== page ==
We are pleased to welcome Jingzhe Ma as a guest blogger. She is the first author of a paper that is the subject of our latest press release. Jingzhe is a PhD candidate at the University of Florida, working with Prof. Anthony Gonzalez and Prof. Jian Ge. She is going to defend her PhD dissertation next summer. She has been working on the formation and evolution of high-redshift dusty galaxies through multi-wavelength observations. She joined the South Pole Telescope Sub-Millimeter Galaxy (SPT SMG) Collaboration led by Prof. Joaquin Vieira in 2012.
When Prof. Anthony Gonzalez first introduced me to the SPT SMG group, I was fascinated by the sub-millimeter galaxies discovered by the South Pole Telescope, which is located at the geographic South Pole. We call them sub-millimeter galaxies because these galaxies were historically first discovered at sub-millimeter wavelengths (slightly shorter than one millimeter). They are bright at these wavelengths but very faint in the visible wavelengths due to the large amount of dust in these galaxies. Dust plays an important role, by absorbing and scattering the ultraviolet and visible light from newborn stars. The dust gets heated and re-radiates light in the infrared. I was interested in further studying these objects not only because these galaxies are forming stars at tremendous rates and have revolutionized our understanding of galaxy evolution, but also because these galaxies are magnified by massive foreground galaxies, which act as a gravitational lens. “Wearing” a gravitational lens, we are able to see better.
Among all the galaxies in this sample, one drew our special attention: SPT0346-52. It is the most luminous galaxy in our sample and relatively small in size. SPT0346-52 has been observed from optical to radio with the Hubble Space Telescope, the Spitzer Space Telescope, the Herschel Space Telescope, the Atacama Large Millimeter/submillimeter Array, the Very Large Telescope, the Atacama Pathfinder Experiment, the South Pole Telescope, and the Australia Telescope Compact Array. SPT0346-52 gives off a tremendous amount of infrared light, which implies its rate of star formation is about 4,000 times that of our Milky Way galaxy.
A critical question arises: Does all the infrared light originate from star formation? We were skeptical because we hadn’t seen a galaxy like this at such an early stage of the Universe. Also, SPT 0346-52 does not look like a typical sub-millimeter galaxy. We often see hot dust in a galaxy that contains a supermassive black hole but the dust temperature of SPT0346-52 is higher than that of typical sub-millimeter galaxies. We suspected that SPT0346-52 might harbor an actively growing supermassive black hole that was instead producing much of the infrared emission.
We were motivated to use the Chandra X-ray Observatory to look for a potential growing supermassive black hole since it is the best way to show the existence of such an object. I remember my reaction vividly when I got the data in hand. I was expecting to see some X-ray photons from the galaxy and prove that the galaxy does contain a growing supermassive black hole. That would make life easy for me because it would be the most straightforward explanation: part of the light originates from the dusty torus around the supermassive black hole and rest of the light arises from stars. That would not be that crazy.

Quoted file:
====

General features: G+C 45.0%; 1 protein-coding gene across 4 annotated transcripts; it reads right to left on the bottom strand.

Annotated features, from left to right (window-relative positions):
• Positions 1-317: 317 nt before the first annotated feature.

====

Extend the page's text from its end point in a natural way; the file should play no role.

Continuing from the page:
My reaction instead was: “What?! Almost nothing there?!” The data was like a slap in my face. I was very disappointed at first, then almost immediately after that I was thrilled. I realized that if a black hole is not contributing to the huge infrared luminosity we see, then SPT0346-52 is confirmed to be an extreme starburst galaxy only one billion years after the Big Bang. I processed the data many times and the results were the same. I could only put an upper limit on the brightness of the X-ray emission.
However, this was not the end of the story. What if there does exist an actively growing supermassive black hole but we just do not see it in X-rays? This is actually possible in the rare case of extremely large amounts of gas and dust that even X-rays cannot penetrate easily. At this point, I could not say for sure that SPT0346-52 is not powered in the infrared by a growing black hole. Is part of the infrared luminosity contributed by a growing supermassive black hole, if any?
To gain further insight, I next used the spectral energy distribution fitting technique, which astronomers developed to compare the observed brightness at different wavelengths to models. It turned out that including a growing supermassive black hole in the model contradicts the observed data and a purely star-forming galaxy best explains what we observed. We looked at radio data of SPT0346-52 from the Australia Telescope Compact Array and did not see any evidence for the presence of a growing black hole, which further assured us that the star formation rate is truly exceptional. Large reservoirs of gas and a high efficiency in converting gas to stars could result in such a high rate of star formation. What triggered that in the first place remains a mystery with the current observations. The James Webb Space Telescope to be launched in 2018 should uncover the veil.
The entire SPT SMG group has been working hard to obtain more data to fulfill our curiosity and better understand how these galaxies form and evolve. It has been a good experience collaborating with these highly motivated people. I think being motivated by pure curiosity and putting great effort into pursuing truth is one of the happiest and luckiest things a person can experience.
As a side note just for entertainment, I don’t know exactly how but SPT0346-52 made its way to one of the episodes of The Big Bang Theory show!